Have We Just Shifted the Mortgage Debt Burden?

A recent Washington Post article brings up how deeply involved the Federal government has become in the current housing market. In order to keep the mortgage markets from freezing up during the dire days of the housing crash, the government stepped in and took over Fannie Mae and Freddie Mac, two of the nation’s largest mortgage financiers.

“While this made it possible for many borrowers to keep getting loans and helped protect the housing market from further damage, the government’s newly dominant role – nearly 90 percent of all new home loans are funded or guaranteed by taxpayers – has far-reaching consequences for prospective home buyers and taxpayers,” the article says.

And together with guarantees made by the Federal Housing Administration, “The [government] outlay has already reached about $1 trillion over the past year and is rising. During that time, the government has pumped more money into the mortgage market than has been spent on Medicare or Social Security or the defense budget, more even than Washington has paid to bail out banks and other struggling companies.”

And with Treasury and Federal Reserve programs, “all told, the government now stands behind 86 percent of all new home loans, up from about 30 percent just four years ago, according to Inside Mortgage Finance.”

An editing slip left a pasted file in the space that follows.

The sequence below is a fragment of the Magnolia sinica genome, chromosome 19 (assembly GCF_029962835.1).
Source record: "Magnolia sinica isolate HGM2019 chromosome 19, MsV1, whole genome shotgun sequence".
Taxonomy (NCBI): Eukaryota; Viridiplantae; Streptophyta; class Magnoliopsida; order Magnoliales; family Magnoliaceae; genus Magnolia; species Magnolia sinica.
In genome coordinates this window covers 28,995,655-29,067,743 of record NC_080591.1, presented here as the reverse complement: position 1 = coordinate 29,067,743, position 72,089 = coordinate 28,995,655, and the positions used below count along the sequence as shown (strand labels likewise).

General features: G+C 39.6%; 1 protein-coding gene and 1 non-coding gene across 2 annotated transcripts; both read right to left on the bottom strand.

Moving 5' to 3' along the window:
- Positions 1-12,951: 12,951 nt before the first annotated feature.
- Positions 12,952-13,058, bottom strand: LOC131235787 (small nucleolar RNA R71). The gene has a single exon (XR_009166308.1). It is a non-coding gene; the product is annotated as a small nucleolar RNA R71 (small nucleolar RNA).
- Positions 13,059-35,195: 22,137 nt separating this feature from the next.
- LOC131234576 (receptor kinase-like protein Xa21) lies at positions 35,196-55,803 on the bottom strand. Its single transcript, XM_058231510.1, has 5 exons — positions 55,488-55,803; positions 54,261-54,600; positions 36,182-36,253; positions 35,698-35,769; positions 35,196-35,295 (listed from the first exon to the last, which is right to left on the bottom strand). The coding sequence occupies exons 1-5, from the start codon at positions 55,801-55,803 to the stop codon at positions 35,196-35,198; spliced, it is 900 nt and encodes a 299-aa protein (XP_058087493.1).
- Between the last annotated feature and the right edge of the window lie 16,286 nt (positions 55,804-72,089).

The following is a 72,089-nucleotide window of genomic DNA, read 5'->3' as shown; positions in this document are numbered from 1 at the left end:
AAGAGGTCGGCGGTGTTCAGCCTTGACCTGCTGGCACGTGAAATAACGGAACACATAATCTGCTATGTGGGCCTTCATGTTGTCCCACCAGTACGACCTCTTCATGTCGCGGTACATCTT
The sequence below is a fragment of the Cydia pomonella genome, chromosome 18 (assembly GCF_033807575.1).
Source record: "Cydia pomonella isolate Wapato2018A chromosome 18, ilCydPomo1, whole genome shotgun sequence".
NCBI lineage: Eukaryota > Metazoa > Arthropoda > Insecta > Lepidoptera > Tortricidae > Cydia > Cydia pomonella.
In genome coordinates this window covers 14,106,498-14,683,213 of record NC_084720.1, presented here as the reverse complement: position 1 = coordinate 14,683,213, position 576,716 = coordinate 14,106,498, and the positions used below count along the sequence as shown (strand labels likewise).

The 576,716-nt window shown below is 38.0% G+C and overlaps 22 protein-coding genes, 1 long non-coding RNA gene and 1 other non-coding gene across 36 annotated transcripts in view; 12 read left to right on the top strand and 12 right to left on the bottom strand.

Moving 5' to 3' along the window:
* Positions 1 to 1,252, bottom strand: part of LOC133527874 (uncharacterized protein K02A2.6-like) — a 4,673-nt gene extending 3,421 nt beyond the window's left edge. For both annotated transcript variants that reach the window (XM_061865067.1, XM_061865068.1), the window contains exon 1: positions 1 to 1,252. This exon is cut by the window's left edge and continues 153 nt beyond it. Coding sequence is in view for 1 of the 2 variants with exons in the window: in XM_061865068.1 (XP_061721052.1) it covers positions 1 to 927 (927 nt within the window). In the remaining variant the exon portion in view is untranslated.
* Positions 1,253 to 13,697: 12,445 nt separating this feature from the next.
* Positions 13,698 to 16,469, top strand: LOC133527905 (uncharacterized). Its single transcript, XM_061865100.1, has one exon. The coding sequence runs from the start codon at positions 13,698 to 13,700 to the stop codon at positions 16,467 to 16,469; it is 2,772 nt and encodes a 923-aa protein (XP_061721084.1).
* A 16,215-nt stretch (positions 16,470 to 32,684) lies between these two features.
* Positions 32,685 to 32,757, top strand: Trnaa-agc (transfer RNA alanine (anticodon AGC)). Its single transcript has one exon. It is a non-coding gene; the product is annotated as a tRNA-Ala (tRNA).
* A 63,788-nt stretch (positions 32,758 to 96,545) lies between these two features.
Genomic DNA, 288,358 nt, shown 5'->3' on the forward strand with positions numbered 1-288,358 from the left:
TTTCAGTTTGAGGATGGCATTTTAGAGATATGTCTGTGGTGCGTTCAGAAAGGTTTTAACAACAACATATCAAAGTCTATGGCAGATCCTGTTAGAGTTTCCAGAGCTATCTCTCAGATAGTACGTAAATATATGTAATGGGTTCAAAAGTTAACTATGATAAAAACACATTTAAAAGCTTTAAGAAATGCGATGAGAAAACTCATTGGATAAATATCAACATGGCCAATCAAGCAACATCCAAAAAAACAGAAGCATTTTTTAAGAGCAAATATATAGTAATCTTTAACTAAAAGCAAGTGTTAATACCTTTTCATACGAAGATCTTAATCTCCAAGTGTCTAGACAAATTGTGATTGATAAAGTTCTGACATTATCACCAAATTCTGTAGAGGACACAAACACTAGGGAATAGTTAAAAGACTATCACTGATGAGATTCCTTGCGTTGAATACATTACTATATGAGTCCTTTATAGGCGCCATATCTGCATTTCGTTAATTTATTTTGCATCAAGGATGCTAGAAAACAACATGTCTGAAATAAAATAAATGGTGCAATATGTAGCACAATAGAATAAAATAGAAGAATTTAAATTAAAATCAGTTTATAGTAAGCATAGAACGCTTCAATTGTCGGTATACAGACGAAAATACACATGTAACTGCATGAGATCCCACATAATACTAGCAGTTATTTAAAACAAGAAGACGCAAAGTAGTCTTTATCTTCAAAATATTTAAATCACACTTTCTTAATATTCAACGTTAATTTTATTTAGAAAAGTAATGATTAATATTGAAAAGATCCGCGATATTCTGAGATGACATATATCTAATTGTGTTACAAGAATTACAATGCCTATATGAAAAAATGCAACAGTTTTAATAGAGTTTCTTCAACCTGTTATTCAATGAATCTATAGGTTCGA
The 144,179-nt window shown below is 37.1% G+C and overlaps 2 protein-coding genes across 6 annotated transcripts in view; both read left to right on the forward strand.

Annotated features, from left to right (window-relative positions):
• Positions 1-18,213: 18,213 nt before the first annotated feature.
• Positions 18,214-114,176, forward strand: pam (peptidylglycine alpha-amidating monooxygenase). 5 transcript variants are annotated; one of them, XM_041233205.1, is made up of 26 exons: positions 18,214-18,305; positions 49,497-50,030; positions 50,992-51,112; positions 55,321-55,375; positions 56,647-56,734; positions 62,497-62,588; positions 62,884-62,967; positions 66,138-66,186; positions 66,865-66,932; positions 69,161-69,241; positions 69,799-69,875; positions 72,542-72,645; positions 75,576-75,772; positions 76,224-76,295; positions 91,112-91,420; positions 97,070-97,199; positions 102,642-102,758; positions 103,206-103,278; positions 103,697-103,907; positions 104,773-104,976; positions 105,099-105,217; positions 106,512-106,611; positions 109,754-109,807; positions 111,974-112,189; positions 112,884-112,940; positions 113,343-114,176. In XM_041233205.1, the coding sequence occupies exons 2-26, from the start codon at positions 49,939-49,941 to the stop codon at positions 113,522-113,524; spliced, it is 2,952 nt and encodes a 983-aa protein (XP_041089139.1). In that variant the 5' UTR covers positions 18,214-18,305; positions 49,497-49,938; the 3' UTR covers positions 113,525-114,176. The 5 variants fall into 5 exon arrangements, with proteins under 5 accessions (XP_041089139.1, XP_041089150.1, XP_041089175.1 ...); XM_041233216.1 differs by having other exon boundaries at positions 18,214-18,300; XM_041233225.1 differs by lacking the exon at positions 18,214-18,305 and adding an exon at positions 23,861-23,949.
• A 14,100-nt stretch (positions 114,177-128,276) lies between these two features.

Among the biggest concerns about the government takeover of all these loan guarantees is that many of the loans are looking ripe for default and foreclosure. Fannie and Freddie have lost more than $150 billion since the beginning of 2008 and FHA loan delinquencies are also rising. So, instead of truly curtailing housing market problems, have we simply shifted the responsibility from individual homeowners, lenders, and companies to the American public (taxpayers) at large? So we all go down together instead of just one industry? Or will the Fed just print up some more money to continue bailing out the housing market if things really go south?




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